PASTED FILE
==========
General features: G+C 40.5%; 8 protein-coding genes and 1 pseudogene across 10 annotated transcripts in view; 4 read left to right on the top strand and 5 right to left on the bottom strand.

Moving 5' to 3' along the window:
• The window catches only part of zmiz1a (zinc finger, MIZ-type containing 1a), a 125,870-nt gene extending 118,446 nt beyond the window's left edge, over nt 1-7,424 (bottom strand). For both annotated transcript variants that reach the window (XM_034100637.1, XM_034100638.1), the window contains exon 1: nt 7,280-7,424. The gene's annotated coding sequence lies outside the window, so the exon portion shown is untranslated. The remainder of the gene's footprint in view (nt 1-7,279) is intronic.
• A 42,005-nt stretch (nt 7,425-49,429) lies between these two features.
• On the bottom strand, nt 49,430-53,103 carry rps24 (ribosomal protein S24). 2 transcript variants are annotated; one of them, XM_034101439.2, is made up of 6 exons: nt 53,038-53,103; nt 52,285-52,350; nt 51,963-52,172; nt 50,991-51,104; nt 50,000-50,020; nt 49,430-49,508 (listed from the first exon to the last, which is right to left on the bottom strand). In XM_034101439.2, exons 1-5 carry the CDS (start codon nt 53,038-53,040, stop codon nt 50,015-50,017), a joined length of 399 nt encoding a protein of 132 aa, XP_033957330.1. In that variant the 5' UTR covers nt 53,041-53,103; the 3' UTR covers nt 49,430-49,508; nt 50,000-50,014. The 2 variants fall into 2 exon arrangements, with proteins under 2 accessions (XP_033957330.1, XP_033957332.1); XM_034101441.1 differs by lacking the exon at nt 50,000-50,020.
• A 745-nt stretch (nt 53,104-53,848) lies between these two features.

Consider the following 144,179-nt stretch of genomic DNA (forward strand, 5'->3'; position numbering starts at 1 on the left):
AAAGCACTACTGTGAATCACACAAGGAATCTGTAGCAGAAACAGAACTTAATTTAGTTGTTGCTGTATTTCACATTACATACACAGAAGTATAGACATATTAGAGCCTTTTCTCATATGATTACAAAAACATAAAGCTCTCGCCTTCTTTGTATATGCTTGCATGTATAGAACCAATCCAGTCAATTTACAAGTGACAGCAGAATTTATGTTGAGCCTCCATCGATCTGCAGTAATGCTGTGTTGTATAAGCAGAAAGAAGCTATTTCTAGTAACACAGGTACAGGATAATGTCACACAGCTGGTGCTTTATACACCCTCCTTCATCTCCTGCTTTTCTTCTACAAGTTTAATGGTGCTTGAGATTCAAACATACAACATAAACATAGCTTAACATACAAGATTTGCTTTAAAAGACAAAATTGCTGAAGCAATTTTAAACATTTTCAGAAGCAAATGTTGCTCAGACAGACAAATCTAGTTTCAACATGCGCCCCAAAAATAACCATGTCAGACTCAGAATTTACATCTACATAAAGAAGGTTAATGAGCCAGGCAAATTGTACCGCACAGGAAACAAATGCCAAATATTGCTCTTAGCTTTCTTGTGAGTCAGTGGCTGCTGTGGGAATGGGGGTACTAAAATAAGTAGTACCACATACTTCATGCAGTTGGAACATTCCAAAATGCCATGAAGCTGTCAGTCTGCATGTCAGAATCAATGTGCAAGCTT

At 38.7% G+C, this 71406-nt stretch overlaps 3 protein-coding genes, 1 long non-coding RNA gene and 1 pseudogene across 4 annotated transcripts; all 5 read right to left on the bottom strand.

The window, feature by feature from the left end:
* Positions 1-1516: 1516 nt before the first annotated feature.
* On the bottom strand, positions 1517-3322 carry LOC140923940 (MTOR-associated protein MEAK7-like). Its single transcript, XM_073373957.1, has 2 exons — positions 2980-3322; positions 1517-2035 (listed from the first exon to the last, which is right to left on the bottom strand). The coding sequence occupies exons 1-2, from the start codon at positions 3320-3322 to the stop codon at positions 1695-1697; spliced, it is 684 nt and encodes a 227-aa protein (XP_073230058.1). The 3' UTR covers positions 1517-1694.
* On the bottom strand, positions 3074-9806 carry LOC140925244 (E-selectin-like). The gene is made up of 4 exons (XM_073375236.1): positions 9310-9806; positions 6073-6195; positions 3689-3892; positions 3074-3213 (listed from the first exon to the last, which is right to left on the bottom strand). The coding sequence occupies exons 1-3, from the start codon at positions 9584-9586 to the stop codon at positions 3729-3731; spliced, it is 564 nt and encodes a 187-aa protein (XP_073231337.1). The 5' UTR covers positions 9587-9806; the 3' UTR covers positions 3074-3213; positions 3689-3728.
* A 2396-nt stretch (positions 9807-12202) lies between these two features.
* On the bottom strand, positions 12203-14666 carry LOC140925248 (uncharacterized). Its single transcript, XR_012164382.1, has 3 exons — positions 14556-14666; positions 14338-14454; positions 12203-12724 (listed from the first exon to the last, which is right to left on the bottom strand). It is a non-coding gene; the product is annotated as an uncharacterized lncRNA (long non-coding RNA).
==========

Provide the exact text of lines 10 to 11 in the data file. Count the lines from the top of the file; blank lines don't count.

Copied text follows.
The window, feature by feature from the left end:
* Positions 1-1516: 1516 nt before the first annotated feature.